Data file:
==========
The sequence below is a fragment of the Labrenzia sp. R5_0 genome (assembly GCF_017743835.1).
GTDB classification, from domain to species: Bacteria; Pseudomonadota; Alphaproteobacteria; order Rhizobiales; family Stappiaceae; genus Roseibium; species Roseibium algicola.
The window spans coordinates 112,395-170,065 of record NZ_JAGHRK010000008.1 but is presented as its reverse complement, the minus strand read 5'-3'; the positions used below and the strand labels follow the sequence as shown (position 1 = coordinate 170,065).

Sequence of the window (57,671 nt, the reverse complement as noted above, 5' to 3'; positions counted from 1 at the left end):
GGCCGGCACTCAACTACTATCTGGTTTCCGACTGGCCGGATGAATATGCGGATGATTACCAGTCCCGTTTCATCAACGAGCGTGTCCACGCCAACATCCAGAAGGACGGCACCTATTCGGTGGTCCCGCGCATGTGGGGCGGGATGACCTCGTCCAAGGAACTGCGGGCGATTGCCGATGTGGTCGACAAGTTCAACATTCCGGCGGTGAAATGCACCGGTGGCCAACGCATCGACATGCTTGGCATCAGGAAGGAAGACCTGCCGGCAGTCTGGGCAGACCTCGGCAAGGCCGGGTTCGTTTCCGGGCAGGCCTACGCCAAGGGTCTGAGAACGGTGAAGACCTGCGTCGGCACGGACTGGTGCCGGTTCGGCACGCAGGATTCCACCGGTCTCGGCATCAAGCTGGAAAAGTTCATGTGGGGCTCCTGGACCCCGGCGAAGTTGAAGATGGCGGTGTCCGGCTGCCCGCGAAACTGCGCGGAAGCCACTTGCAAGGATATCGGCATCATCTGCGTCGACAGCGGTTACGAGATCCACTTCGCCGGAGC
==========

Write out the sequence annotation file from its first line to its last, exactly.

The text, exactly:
The sequence below is a fragment of the Labrenzia sp. R5_0 genome (assembly GCF_017743835.1).
GTDB classification, from domain to species: Bacteria; Pseudomonadota; Alphaproteobacteria; order Rhizobiales; family Stappiaceae; genus Roseibium; species Roseibium algicola.
The window spans coordinates 112,395-170,065 of record NZ_JAGHRK010000008.1 but is presented as its reverse complement, the minus strand read 5'-3'; the positions used below and the strand labels follow the sequence as shown (position 1 = coordinate 170,065).

Sequence of the window (57,671 nt, the reverse complement as noted above, 5' to 3'; positions counted from 1 at the left end):
GGCCGGCACTCAACTACTATCTGGTTTCCGACTGGCCGGATGAATATGCGGATGATTACCAGTCCCGTTTCATCAACGAGCGTGTCCACGCCAACATCCAGAAGGACGGCACCTATTCGGTGGTCCCGCGCATGTGGGGCGGGATGACCTCGTCCAAGGAACTGCGGGCGATTGCCGATGTGGTCGACAAGTTCAACATTCCGGCGGTGAAATGCACCGGTGGCCAACGCATCGACATGCTTGGCATCAGGAAGGAAGACCTGCCGGCAGTCTGGGCAGACCTCGGCAAGGCCGGGTTCGTTTCCGGGCAGGCCTACGCCAAGGGTCTGAGAACGGTGAAGACCTGCGTCGGCACGGACTGGTGCCGGTTCGGCACGCAGGATTCCACCGGTCTCGGCATCAAGCTGGAAAAGTTCATGTGGGGCTCCTGGACCCCGGCGAAGTTGAAGATGGCGGTGTCCGGCTGCCCGCGAAACTGCGCGGAAGCCACTTGCAAGGATATCGGCATCATCTGCGTCGACAGCGGTTACGAGATCCACTTCGCCGGAGC